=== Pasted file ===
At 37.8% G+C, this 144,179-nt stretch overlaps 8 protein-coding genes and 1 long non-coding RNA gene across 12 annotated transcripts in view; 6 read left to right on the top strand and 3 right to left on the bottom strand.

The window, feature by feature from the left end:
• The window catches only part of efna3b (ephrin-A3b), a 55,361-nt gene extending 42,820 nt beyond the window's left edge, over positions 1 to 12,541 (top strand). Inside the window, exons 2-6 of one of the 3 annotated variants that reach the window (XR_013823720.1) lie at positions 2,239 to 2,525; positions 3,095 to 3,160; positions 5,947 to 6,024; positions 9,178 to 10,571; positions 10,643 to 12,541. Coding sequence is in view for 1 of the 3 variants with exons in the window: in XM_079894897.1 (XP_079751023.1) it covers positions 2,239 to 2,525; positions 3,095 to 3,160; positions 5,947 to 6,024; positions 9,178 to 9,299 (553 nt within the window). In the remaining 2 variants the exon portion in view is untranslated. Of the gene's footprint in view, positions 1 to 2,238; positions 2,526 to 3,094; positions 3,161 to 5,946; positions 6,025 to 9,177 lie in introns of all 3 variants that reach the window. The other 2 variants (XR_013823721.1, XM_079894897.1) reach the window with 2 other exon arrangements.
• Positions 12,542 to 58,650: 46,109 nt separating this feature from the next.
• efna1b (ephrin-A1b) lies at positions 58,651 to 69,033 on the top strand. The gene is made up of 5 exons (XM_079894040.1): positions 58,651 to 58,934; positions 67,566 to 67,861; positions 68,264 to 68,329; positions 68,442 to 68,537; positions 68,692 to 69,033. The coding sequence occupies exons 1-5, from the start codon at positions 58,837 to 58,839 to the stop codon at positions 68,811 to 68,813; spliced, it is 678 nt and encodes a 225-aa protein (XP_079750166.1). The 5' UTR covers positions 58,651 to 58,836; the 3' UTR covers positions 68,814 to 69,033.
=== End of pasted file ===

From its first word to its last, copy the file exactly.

At 37.8% G+C, this 144,179-nt stretch overlaps 8 protein-coding genes and 1 long non-coding RNA gene across 12 annotated transcripts in view; 6 read left to right on the top strand and 3 right to left on the bottom strand.

The window, feature by feature from the left end:
• The window catches only part of efna3b (ephrin-A3b), a 55,361-nt gene extending 42,820 nt beyond the window's left edge, over positions 1 to 12,541 (top strand). Inside the window, exons 2-6 of one of the 3 annotated variants that reach the window (XR_013823720.1) lie at positions 2,239 to 2,525; positions 3,095 to 3,160; positions 5,947 to 6,024; positions 9,178 to 10,571; positions 10,643 to 12,541. Coding sequence is in view for 1 of the 3 variants with exons in the window: in XM_079894897.1 (XP_079751023.1) it covers positions 2,239 to 2,525; positions 3,095 to 3,160; positions 5,947 to 6,024; positions 9,178 to 9,299 (553 nt within the window). In the remaining 2 variants the exon portion in view is untranslated. Of the gene's footprint in view, positions 1 to 2,238; positions 2,526 to 3,094; positions 3,161 to 5,946; positions 6,025 to 9,177 lie in introns of all 3 variants that reach the window. The other 2 variants (XR_013823721.1, XM_079894897.1) reach the window with 2 other exon arrangements.
• Positions 12,542 to 58,650: 46,109 nt separating this feature from the next.
• efna1b (ephrin-A1b) lies at positions 58,651 to 69,033 on the top strand. The gene is made up of 5 exons (XM_079894040.1): positions 58,651 to 58,934; positions 67,566 to 67,861; positions 68,264 to 68,329; positions 68,442 to 68,537; positions 68,692 to 69,033. The coding sequence occupies exons 1-5, from the start codon at positions 58,837 to 58,839 to the stop codon at positions 68,811 to 68,813; spliced, it is 678 nt and encodes a 225-aa protein (XP_079750166.1). The 5' UTR covers positions 58,651 to 58,836; the 3' UTR covers positions 68,814 to 69,033.